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Neocaridina parameters

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I am about to set up a planted tank and once established put neocaridina shrimp in it but I am unsure weather or not they will survive in my tap water
Gh:21
Kh:16
Ph:7.6
I would appreciate an opinion as to weather or not they would survive, thanks
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Survive? Yes. Thrive? Not like they would in more ideal parameters.

If those are your actual kH and gH measurements (what kind of kit did you use to test? strips? liquid? brand?), you'd likely be well-served to dilute your tap by 40-50% distilled or RO/DI water. But it really depends upon your water.

Once you share more about how you've tested kH and gH, we'll be able to offer better input.
 

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Discussion Starter · #3 ·
Survive? Yes. Thrive? Not like they would in more ideal parameters.

If those are your actual kH and gH measurements (what kind of kit did you use to test? strips? liquid? brand?), you'd likely be well-served to dilute your tap by 40-50% distilled or RO/DI water. But it really depends upon your water.

Once you share more about how you've tested kH and gH, we'll be able to offer better input.
I used the api master test kit and Gh and Kh test kit with the drops
 

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I used the api master test kit and Gh and Kh test kit with the drops
This is going to sound insulting but it's really not meant to come across that way: Are you absolutely sure it took 21 drops and 16 drops for there to be a color change? API is notorious for being difficult to read - especially if the kit is near expiration. Sometimes the color changes but there's not an easy way to discern what's occurring. Then there's a much darker, more pronounced change several drops later. And sometimes the kits are just duds.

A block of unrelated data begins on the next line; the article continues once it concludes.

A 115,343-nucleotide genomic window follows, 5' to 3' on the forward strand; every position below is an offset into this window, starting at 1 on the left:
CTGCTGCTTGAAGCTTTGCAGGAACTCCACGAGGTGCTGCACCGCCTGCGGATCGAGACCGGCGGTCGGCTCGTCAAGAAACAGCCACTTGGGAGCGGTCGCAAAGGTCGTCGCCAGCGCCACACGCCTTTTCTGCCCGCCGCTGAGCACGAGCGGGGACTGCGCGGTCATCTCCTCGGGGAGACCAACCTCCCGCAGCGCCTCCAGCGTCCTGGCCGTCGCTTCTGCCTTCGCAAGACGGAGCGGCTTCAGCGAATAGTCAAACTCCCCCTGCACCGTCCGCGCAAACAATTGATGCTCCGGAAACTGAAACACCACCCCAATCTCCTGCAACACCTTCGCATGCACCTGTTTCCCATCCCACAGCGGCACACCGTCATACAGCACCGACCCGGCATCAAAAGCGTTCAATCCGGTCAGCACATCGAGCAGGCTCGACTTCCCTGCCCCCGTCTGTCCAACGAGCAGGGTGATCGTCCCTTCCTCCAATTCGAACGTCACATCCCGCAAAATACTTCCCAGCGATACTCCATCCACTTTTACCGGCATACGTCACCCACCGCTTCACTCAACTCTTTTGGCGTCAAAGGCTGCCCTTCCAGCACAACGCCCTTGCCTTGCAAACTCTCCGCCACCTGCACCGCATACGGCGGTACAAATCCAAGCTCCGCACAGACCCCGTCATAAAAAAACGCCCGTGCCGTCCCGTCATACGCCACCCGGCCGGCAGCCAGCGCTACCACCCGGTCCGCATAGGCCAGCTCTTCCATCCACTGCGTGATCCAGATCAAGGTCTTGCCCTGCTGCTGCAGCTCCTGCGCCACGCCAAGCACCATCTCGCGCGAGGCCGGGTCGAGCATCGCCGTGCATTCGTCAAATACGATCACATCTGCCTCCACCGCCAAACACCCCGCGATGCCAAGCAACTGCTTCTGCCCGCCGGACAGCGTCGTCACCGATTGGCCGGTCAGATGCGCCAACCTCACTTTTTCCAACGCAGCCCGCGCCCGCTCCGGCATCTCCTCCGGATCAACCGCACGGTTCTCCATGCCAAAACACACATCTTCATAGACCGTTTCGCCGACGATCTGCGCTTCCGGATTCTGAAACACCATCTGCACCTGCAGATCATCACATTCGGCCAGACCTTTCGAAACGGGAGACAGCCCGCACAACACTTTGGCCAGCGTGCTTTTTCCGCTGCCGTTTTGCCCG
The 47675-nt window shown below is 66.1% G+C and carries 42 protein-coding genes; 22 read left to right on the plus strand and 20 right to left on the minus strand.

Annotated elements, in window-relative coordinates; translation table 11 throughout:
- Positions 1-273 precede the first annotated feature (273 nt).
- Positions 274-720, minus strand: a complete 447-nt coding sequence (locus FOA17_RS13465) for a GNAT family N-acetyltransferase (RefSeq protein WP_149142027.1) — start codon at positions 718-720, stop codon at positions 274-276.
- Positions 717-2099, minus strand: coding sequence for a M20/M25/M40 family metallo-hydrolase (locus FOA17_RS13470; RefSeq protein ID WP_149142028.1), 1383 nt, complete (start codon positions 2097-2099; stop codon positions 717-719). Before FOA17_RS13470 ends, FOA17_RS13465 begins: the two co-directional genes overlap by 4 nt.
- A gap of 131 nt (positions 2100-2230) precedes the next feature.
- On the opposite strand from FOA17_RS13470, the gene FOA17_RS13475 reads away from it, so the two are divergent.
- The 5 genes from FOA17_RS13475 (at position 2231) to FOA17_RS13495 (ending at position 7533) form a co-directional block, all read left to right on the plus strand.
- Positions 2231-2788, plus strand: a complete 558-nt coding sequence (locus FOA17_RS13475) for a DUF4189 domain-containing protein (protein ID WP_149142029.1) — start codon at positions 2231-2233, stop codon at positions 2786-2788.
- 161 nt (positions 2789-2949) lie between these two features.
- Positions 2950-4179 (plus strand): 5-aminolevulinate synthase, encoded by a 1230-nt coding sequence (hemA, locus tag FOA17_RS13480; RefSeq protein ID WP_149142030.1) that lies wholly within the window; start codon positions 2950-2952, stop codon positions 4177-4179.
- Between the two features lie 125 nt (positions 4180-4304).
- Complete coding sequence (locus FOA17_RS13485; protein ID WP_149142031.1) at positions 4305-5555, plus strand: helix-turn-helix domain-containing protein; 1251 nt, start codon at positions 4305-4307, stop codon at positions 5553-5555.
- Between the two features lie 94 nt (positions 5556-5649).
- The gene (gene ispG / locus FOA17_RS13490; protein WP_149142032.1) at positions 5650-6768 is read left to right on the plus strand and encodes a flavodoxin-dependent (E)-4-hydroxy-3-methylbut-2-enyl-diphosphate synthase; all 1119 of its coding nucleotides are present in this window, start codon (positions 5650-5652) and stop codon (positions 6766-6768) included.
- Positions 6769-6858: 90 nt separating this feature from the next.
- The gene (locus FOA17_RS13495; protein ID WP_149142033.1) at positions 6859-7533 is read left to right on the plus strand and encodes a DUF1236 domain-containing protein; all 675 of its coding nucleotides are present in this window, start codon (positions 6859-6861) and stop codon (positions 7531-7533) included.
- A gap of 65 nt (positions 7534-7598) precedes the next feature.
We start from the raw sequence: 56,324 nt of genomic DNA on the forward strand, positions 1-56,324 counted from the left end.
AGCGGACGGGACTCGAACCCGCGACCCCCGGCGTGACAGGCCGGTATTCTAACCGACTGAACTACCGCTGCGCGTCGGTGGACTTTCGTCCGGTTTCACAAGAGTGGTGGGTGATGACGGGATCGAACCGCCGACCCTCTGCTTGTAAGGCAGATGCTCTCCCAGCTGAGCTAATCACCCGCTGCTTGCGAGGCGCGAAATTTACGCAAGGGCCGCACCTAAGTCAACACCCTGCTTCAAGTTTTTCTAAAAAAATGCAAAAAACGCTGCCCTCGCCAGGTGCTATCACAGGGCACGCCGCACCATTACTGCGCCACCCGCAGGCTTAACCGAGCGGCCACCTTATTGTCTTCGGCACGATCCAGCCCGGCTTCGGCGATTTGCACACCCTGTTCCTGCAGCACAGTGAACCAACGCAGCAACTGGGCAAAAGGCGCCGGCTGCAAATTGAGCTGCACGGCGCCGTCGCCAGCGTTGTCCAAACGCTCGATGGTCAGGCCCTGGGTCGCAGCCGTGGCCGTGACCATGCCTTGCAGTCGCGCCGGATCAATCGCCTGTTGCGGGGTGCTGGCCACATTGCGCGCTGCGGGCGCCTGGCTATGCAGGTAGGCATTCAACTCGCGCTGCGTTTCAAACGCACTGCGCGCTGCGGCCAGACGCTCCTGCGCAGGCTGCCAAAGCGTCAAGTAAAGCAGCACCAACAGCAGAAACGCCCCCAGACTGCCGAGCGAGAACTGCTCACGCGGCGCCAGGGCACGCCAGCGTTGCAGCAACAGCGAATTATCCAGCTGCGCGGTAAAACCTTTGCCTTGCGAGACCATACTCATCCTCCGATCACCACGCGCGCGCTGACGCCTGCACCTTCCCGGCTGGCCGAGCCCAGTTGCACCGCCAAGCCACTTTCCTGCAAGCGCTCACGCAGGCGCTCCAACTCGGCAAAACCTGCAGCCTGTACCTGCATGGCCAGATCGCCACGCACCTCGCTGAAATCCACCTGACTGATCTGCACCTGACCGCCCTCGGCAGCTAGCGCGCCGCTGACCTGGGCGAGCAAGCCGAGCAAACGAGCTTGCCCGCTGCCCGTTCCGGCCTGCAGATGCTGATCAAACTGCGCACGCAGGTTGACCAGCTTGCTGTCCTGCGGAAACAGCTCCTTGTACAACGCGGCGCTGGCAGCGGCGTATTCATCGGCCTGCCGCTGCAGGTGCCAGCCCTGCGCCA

If you have the means, you may want to dry a different brand of test kit just to verify. Sera is a relatively affordable brand (cheaper than the other high-end brands) that you may want to try. Both the kH and gH kit should be readily available in most countries and they're really easy to read. Usually not much more expensive than API.

Alternatively, are you on a public water supply or do you use a well to obtain water? If public, does your local municipality have published water quality reports online that you could check? Those reports usually contain information that would help determine your water parameters.
 

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Where I live there is very hard water because we get our water from a chalk stream which is why I didn’t question the results much.
That would explain it. Especially the high kH without a crazy-high (for Neos) pH. Though, I'd still confirm with a separate test kit if possible just to be on the safe side. That way you'll have a firmer grasp of your local parameters.

Then you could take the dilution route, which would essentially create ideal parameters for Neocaridina and many other freshwater species of fish.
 

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Discussion Starter · #7 ·
That would explain it. Especially the high kH without a crazy-high (for Neos) pH. Though, I'd still confirm with a separate test kit if possible just to be on the safe side. That way you'll have a firmer grasp of your local parameters.

Then you could take the dilution route, which would essentially create ideal parameters for Neocaridina and many other freshwater species of fish.
Cool thanks for the help
 
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